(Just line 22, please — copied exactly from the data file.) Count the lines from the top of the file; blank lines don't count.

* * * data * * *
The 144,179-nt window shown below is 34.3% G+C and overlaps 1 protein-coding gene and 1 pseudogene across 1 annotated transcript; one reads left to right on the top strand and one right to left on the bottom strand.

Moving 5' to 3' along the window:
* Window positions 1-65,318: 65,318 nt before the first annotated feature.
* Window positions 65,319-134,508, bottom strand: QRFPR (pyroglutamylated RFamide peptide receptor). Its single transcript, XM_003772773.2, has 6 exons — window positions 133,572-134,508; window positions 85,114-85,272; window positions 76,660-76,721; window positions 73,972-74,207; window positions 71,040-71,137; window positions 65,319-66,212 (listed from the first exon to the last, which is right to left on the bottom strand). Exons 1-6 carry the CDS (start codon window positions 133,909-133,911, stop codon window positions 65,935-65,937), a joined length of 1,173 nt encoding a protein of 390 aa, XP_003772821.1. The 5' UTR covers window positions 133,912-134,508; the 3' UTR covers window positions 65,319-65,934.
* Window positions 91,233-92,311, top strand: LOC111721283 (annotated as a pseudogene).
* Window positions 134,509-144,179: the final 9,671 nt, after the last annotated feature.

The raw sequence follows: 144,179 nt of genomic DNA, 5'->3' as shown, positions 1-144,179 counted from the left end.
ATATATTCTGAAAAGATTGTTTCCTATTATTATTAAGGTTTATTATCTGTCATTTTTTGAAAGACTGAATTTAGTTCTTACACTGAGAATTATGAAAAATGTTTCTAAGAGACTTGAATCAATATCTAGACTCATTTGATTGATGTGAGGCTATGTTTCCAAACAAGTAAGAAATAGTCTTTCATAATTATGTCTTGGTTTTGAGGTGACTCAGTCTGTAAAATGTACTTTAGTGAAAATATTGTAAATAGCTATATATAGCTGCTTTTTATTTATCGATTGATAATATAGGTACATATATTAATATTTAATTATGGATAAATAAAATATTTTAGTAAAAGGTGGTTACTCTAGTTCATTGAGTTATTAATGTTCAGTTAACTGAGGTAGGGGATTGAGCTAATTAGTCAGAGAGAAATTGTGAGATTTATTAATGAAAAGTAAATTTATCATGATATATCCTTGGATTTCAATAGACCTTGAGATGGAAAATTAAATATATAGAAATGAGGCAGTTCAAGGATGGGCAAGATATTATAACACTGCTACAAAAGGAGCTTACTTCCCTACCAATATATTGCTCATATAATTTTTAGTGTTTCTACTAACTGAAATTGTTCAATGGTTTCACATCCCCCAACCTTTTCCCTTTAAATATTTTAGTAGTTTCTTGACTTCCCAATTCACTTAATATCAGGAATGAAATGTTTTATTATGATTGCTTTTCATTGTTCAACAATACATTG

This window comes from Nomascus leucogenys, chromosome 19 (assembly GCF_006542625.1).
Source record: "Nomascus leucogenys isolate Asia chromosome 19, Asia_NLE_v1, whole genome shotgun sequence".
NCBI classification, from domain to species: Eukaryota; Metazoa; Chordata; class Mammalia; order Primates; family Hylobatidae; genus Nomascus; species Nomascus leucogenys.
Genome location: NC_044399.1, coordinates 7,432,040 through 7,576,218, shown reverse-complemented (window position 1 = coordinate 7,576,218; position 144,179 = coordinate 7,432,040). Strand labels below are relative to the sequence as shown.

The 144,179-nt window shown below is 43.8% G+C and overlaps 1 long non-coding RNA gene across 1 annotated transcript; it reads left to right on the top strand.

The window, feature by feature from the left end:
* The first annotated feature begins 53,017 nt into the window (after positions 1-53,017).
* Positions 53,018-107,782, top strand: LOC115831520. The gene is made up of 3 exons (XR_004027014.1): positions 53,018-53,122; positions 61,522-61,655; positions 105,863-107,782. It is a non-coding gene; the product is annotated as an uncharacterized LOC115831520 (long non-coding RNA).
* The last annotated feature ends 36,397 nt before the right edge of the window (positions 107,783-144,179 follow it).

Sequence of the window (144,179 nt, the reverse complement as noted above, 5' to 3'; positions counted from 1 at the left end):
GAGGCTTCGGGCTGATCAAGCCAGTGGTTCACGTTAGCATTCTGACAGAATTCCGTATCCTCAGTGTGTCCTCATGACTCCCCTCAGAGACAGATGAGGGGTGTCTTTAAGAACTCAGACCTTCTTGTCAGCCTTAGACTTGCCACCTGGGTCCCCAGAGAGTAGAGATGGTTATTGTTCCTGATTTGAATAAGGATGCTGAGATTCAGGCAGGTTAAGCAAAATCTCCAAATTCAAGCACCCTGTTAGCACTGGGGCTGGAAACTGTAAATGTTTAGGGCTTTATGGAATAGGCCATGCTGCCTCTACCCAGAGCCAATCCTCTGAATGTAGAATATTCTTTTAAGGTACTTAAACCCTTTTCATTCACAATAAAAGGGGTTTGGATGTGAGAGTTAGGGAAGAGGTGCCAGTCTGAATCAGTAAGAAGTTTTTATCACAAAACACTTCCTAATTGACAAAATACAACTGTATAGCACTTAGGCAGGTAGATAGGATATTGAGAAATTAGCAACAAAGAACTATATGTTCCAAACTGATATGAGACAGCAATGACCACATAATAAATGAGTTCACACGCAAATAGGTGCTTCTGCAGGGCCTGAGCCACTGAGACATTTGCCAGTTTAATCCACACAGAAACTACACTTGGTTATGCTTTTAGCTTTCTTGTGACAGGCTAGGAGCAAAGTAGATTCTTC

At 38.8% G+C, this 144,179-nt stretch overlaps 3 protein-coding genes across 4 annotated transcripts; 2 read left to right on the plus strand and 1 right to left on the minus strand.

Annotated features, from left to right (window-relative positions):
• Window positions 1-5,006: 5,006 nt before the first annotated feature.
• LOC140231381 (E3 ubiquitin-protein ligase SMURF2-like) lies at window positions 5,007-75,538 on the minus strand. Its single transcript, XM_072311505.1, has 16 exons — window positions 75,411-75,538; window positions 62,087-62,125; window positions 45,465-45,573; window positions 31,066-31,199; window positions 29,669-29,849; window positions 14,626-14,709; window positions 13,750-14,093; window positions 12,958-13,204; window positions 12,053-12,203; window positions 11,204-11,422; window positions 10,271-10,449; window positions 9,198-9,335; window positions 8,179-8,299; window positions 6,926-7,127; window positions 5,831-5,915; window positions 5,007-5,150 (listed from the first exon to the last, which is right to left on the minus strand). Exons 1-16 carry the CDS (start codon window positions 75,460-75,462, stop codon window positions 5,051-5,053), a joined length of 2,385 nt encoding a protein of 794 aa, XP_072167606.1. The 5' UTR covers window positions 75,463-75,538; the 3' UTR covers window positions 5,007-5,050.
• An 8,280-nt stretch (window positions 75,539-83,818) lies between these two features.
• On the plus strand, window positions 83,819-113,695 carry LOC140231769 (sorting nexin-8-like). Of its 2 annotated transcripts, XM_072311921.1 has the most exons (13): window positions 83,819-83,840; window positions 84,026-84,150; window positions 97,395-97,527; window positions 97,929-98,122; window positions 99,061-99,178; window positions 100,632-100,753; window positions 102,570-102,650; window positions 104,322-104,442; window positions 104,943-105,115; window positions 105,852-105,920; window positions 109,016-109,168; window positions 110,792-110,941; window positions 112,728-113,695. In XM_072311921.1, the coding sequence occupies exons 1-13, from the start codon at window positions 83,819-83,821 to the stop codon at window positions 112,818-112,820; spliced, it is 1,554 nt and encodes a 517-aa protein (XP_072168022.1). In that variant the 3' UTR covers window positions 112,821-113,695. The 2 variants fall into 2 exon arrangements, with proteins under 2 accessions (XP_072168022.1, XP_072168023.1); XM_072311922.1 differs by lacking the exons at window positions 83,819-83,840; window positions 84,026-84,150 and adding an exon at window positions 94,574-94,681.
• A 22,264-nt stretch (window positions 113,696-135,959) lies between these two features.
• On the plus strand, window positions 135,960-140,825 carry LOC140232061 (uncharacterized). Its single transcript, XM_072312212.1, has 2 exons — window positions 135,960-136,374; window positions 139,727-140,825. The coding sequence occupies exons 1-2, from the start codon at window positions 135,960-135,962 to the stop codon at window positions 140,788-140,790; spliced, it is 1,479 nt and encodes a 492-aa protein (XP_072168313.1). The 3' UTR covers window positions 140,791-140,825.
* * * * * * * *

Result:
• Window positions 1-5,006: 5,006 nt before the first annotated feature.